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Angela Tomasa Bofill (born May 3, 1954) is an American R&B and jazz singer and songwriter.
Early life and success:
Angela Bofill was born to a Cuban father and an Afro Puerto Rican mother. Growing up, listening to latin music, she was also inspired by the African-American performers in those days. During her childhood, her weekends were taken up studying classical music and singing in a city chorus. It was as a teenager that her professional singing began. She performed with Ricardo Marrero & the Group and Dance Theater of Harlem chorus prior to being introduced to Dave Grusin and Larry Rosen (of the jazz label GRP Records) by her friend, the jazz flautist Dave Valentin. Grusin and Rosen signed Bofill and produced her first album, Angie, in 1978. Angie was well received both critically and commercially and included the chart single "This Time I'll Be Sweeter" (co-written by Gwen Guthrie), as well as Bofill's sprawling jazz composition, "Under the Moon and Over the Sky". Less than a year later, a second album, Angel of the Night was released and outperformed its predecessor. The album included the chart singles "What I Wouldn't Do (For the Love of You)" and the up tempo title track, as well as the self-written song "I Try" (covered by Will Downing in 1991). The reception of these albums positioned Bofill as one of the first Latina singers to find success in the R&B and jazz markets.
Following the release of Angel of the Night, the head of Arista, Clive Davis, (whose label had a distribution deal with GRP at the time) showed interest in Bofill, and she switched labels for the release of her next album, Something About You in 1981. The album, produced by Narada Michael Walden, was an attempt to move Bofill into more mainstream R&B and pop material, but performed less well than her earlier releases, despite the relative success of the singles "Holdin' Out for Love" and the title track, which both reached the R&B Top 40. The following year, she and Walden reunited for Too Tough, this time achieving a major hit with the title track, which reached #5 on the R&B chart and spent four weeks at #2 on the Dance chart, as well as a Top 20 follow-up single "Tonight I Give In". Several months later, Bofill released her final collaboration with Walden, Teaser. The album failed to match the success of Too Tough but did produce one Top 20 R&B hit, "I'm On Your Side", which has since been covered by several artists, most notably Jennifer Holliday, who had a Top 10 hit with it in 1991.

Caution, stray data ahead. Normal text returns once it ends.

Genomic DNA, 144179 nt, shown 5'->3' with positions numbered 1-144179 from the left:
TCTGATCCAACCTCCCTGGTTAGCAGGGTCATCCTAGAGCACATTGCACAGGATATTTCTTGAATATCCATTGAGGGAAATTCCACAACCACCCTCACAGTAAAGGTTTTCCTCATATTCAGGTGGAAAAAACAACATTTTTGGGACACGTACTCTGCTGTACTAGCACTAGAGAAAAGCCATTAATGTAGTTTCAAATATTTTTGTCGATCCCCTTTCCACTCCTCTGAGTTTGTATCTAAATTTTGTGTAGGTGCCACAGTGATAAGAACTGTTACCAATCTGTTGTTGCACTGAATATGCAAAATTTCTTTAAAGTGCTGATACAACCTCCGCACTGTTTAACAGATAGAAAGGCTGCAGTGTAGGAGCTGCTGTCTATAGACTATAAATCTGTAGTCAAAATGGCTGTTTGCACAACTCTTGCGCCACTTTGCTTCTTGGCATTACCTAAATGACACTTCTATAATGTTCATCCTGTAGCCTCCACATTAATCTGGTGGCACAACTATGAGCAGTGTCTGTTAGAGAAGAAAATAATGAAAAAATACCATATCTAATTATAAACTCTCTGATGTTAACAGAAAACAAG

She recorded two more modestly successful albums for Arista with the help of The System and George Duke, before leaving the label in the mid-1980s. Following the birth of her daughter, Bofill moved to Capitol Records and the producer Norman Connors for Intuition in 1988.
It was her last notable chart success, with Bofill's cover version of Gino Vannelli's "I Just Wanna Stop" reaching #11 on the R&B chart. She recorded three more albums over the next eight years of varying quality but limited commercial success, and provided backing vocals on a number of other albums for artists including Diana Ross, Kirk Whalum and for Connors' own Eternity in 2000. She continued to perform live (with a sizable audience internationally, particularly in Asia) and appeared in a number of stage plays during this time, including God Don't Like Ugly and What A Man Wants, What A Man Needs. She also regularly toured the US and Europe in multi-artist jazz shows.
Health issues and recent years:
Angela Bofill suffered a stroke on January 10, 2006 and was subsequently paralyzed on her left side. Bofill convalesced at Sutter Hospital in Santa Rosa, California. She was released from intensive care on January 15 and required speech and physical therapy. Because Bofill did not have health insurance, a benefit concert was organized to pay her hospital bills. The show, planned by manager Rich Engel along with the New York radio stations Kiss FM and CD 101.9, was held on March 11, 2006, at the Bergen Performing Arts Center in Englewood, New Jersey. Similar events followed, and other aid was sought from the Rhythm and Blues Foundation. Her album Live in Manila (recorded in 2004) was released during this time. Unfortunately, Bofill suffered another massive stroke in July 2007, which required a long period of therapy and left both her speech and mobility impaired.
Although she lost her ability to sing after her second stroke, in recent years Bofill did return to the stage (at the suggestion of manager Engel) in "The Angela Bofill Experience." The show consists of Bofill recounting her life and career, joined by Maysa Leak, Phil Perry and Melba Moore, performing Bofill's biggest hits and signature songs. In 2012, Bofill was profiled and interviewed for the TVOne documentary series, Unsung.Make Angela Bofill Playlist